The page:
On June 17th at 7 P.M., the Burbank Board of Education met in order discuss the Burbank Unified School District’s 2021-2022 budget as well as a wide range of other topics.
At the beginning of the meeting, Board President Steve Frintner acknowledged the passing of 30-year BUSD veteran Emilio Urioste, who passed away earlier this month at the age of 60. Urioste was a well-regarded Spanish teacher at John Burroughs High School for several years before becoming principal at the same school. He eventually worked his away up to becoming an administrator for the district, a position he would hold till his unfortunate passing.
“He was well-loved by students, teachers and administrators alike” said President Frintner. “He will be dearly missed.”
In an effort to make a future agenda item, Board member Steve Ferguson motioned to create a subcommittee tasked with creating a dedication landmark in Urioste’s name. The motion passed with no opposition.
At the meeting, newly hired school administrators were announced for both John Burroughs and Burbank High School. Matthew Chambers was announced as the new principal of John Burroughs while Heather Pitman was announced as a new Vice Principal at BHS.
Next, the School Board discussed the Local Control and Accountability Plan (LCAP) as well as the budget. Prior to the reading of the LCAP and budget, there was a brief period of public comment about both subjects in which there were no comments.
An item brought about in January of this year, the LCAP is made up of four components: the Parent Budget Overview, the 2019-2020 Annual Update, the 2020-2021 Learning Continuity Plan Update and, finally, the actual LCAP plan.
This LCAP plan contains roughly $10.8 million in action items and expenditures. Most controversial among these expenditures was the hiring of a Diversity, Equity and Inclusion Consultant. This consultant would ensure that the School District creates an equitable and inclusive atmosphere for all students.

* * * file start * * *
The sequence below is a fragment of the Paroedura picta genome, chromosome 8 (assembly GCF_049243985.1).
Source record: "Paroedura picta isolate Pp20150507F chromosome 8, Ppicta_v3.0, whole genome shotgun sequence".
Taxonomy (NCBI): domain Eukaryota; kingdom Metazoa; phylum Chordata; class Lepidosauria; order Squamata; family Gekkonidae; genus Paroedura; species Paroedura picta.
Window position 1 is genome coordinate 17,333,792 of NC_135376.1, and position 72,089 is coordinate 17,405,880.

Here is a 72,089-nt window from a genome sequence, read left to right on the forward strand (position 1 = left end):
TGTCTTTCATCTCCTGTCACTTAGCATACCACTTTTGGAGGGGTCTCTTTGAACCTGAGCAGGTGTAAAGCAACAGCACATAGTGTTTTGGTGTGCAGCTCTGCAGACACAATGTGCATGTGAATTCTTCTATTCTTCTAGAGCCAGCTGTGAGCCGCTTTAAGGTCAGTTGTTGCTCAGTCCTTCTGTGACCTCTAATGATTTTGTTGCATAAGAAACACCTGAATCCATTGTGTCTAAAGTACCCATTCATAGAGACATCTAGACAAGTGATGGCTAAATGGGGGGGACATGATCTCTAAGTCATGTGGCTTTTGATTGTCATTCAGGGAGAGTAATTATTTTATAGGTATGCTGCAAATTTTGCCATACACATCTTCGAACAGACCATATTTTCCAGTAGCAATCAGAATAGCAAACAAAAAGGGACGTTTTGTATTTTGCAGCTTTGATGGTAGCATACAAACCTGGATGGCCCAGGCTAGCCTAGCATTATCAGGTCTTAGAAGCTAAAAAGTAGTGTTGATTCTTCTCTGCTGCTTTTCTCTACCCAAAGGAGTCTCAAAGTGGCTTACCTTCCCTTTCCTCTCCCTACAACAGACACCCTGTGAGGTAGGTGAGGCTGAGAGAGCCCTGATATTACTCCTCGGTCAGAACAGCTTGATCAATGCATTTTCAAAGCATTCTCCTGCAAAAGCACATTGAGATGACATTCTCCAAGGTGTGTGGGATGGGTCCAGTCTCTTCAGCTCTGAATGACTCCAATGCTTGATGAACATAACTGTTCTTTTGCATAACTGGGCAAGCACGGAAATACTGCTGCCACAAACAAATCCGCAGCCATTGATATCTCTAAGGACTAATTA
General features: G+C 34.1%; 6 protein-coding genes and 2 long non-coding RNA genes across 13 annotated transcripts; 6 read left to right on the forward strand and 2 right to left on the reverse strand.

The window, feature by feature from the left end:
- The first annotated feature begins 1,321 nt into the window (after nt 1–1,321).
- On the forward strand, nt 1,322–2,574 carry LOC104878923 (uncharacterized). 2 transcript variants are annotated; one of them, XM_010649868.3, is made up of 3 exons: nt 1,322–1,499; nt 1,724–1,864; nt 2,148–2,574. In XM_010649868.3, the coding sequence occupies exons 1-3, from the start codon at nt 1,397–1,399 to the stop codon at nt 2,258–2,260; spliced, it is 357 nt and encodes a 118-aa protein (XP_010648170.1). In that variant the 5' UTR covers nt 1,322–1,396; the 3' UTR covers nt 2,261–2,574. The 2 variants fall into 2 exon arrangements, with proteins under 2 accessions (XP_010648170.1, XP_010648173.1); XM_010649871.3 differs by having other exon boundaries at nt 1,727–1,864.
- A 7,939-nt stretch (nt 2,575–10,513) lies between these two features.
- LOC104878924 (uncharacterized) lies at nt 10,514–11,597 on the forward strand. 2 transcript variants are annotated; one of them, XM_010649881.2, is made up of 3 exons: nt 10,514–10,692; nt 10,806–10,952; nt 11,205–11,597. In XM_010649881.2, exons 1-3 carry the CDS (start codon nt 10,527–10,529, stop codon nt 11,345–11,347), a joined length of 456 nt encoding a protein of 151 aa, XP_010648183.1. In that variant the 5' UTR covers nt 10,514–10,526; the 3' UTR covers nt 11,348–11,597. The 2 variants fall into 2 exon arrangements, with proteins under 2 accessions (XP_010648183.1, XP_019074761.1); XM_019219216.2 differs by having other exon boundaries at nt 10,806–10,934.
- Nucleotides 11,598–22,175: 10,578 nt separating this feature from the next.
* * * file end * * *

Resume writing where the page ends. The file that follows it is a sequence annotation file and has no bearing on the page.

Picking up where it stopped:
Although all board members were in agreement on the need for the position, some board members were not content with the cost.
“This is a lot of money to be spending on this position,” said Board Vice President Charlene Tabet, in reference to the $245,000 cost. “We better be getting daily updates if we are to invest this much on an item like this.”
In response to V.P. Tabet’s concern, Board member Emily Weisberg made an analogy about building a house. “You would want a house with a good foundation, right?” said Weisberg. “Wouldn’t [hiring the DEI Consultant] be worth the cost because it’s laying down a good foundation for the future?”
“A DEI Consultant can tell us what needs to be put in place long term,” said Weisberg. “There isn’t anybody in the district currently who is giving guidance and doing the centralized work that they would be doing.”
Following the discussion on the DEI Consultant, the School Board held the first reading of the 2021-2022 Budget.
Revenue sources for the 2021-2022 budget are as follows: 86% from the Local Control Funding Formula (LCFF), 3% from federal funding, 10% from other state revenues and another 1% from other local revenue sources.
“Unlike the city, the School District does not have a stable funding source due to the district being more at the whim of the state,” said Debbie Kukta, an Assistant Superintendent who presented the budget to the Board via PowerPoint.
Much like the city of Burbank, BUSD received millions of dollars in COVID stimulus money from the federal government. This money is set to be allocated over the next three budgets.
Expenditures for the 2021-2022 budget are as follows: 84% of generated revenue goes to salaries, 3% goes to books and supplies, 1% goes to capital outlay and an additional 12% goes to other services.
Due to the district’s leasing of Horace Mann to the YMCA, the amount the district expects to spend on child development is expected to drastically decrease from more than a million dollars to a few hundred thousand dollars within the next 3 budget cycles.
BUSD expects to run deficits for the next 4 years as they increase spending.
For the 2021-22 school year, the district laid out four primary goals. The first of these goals is that students will be either college or career ready by the time they leave BUSD. In order to accomplish this goal, the district would like to see the number of D’s and F’s earned in high schools and the number of 1’s and 2’s earned in elementary schools to decrease by 3%.
Second among the district’s goals is to make sure that students are physically, emotionally and mentally healthy. This is a particularly important goal given the ravaging effect that the COVID-19 pandemic has had on the mental and emotional wellbeing of students. BUSD wants to increase mental health resources using a trauma-based approach.
BUSD’s two final goals are related: first, recruiting and retaining highly qualified employees and, second, maintaining efficient and effective operations. In order to create a better trained staff, the district seeks to put into place new forms of training that are focused on diversity and inclusion.